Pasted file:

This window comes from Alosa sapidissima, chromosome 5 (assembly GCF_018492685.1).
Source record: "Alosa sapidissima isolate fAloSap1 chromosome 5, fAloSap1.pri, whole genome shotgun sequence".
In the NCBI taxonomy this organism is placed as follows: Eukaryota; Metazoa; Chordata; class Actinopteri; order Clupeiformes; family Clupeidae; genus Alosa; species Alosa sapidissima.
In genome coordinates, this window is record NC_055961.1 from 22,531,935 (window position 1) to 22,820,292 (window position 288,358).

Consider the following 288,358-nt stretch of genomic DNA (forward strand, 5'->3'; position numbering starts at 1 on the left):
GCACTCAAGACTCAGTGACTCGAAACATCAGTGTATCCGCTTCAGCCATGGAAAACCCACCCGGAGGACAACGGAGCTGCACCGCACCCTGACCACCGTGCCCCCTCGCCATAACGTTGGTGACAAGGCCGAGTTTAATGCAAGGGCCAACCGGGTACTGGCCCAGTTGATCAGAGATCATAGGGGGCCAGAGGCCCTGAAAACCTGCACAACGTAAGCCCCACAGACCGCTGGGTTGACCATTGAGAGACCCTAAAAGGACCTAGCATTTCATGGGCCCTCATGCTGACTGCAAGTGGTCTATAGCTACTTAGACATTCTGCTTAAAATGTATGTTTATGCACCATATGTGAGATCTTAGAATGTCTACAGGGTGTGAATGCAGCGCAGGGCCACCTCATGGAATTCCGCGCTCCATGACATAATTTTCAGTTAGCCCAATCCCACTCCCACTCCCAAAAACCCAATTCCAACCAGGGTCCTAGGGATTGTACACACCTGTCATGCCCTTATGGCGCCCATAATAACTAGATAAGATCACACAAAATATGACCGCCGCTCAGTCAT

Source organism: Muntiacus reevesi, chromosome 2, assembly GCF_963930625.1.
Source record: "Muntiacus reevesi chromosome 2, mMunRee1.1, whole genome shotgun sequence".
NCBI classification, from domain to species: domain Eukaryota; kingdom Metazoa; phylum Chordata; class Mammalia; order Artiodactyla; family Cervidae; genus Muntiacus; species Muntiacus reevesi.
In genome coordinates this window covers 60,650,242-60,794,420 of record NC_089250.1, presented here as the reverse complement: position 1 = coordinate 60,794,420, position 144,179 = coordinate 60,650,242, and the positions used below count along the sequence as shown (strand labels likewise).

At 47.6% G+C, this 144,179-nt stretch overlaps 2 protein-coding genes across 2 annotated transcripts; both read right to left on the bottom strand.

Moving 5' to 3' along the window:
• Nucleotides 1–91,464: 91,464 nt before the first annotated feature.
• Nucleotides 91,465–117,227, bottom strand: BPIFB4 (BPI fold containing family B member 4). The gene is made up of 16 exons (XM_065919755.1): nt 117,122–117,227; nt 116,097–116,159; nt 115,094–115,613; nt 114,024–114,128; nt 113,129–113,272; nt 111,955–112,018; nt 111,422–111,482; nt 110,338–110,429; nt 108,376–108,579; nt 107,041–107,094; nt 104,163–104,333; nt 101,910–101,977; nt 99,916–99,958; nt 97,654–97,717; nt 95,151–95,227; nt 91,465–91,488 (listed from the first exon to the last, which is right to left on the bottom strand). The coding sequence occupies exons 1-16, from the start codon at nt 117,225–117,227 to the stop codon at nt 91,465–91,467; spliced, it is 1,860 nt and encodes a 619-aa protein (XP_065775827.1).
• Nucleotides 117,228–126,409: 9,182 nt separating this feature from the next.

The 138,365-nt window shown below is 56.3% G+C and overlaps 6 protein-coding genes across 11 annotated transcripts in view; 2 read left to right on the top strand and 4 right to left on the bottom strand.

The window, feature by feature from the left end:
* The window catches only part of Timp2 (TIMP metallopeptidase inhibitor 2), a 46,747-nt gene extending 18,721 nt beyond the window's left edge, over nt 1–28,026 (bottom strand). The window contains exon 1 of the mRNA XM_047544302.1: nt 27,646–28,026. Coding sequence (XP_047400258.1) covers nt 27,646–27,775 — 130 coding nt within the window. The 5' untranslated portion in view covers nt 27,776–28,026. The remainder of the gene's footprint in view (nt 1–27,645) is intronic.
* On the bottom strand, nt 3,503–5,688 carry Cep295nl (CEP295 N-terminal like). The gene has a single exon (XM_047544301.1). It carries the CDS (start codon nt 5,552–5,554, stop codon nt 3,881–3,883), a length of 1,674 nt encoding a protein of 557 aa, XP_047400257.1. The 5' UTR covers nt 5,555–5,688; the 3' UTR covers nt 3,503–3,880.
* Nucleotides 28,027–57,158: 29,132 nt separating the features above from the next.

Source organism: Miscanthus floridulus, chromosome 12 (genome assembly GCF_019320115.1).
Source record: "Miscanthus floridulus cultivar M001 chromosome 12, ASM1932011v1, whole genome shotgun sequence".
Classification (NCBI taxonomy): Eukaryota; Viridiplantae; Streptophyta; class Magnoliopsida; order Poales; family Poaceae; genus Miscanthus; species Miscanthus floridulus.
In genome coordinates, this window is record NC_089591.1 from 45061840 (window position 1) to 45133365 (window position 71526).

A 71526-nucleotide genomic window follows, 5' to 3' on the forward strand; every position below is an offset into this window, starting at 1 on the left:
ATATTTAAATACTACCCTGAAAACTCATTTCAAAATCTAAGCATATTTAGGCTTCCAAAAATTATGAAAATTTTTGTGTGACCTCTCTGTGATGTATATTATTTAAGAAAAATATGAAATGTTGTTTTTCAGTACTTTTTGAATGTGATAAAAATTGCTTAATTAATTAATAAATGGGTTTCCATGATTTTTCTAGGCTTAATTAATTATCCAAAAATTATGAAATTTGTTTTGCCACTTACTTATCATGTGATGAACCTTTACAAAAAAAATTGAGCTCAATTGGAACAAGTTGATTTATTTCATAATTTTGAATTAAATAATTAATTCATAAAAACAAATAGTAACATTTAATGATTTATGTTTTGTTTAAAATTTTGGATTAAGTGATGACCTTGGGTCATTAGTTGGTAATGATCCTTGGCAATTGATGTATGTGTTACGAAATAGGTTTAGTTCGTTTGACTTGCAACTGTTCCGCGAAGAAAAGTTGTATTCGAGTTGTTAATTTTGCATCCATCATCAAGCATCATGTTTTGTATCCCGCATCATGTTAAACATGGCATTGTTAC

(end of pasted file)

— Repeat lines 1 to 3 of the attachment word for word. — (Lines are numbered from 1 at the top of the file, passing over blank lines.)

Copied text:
This window comes from Alosa sapidissima, chromosome 5 (assembly GCF_018492685.1).
Source record: "Alosa sapidissima isolate fAloSap1 chromosome 5, fAloSap1.pri, whole genome shotgun sequence".
In the NCBI taxonomy this organism is placed as follows: Eukaryota; Metazoa; Chordata; class Actinopteri; order Clupeiformes; family Clupeidae; genus Alosa; species Alosa sapidissima.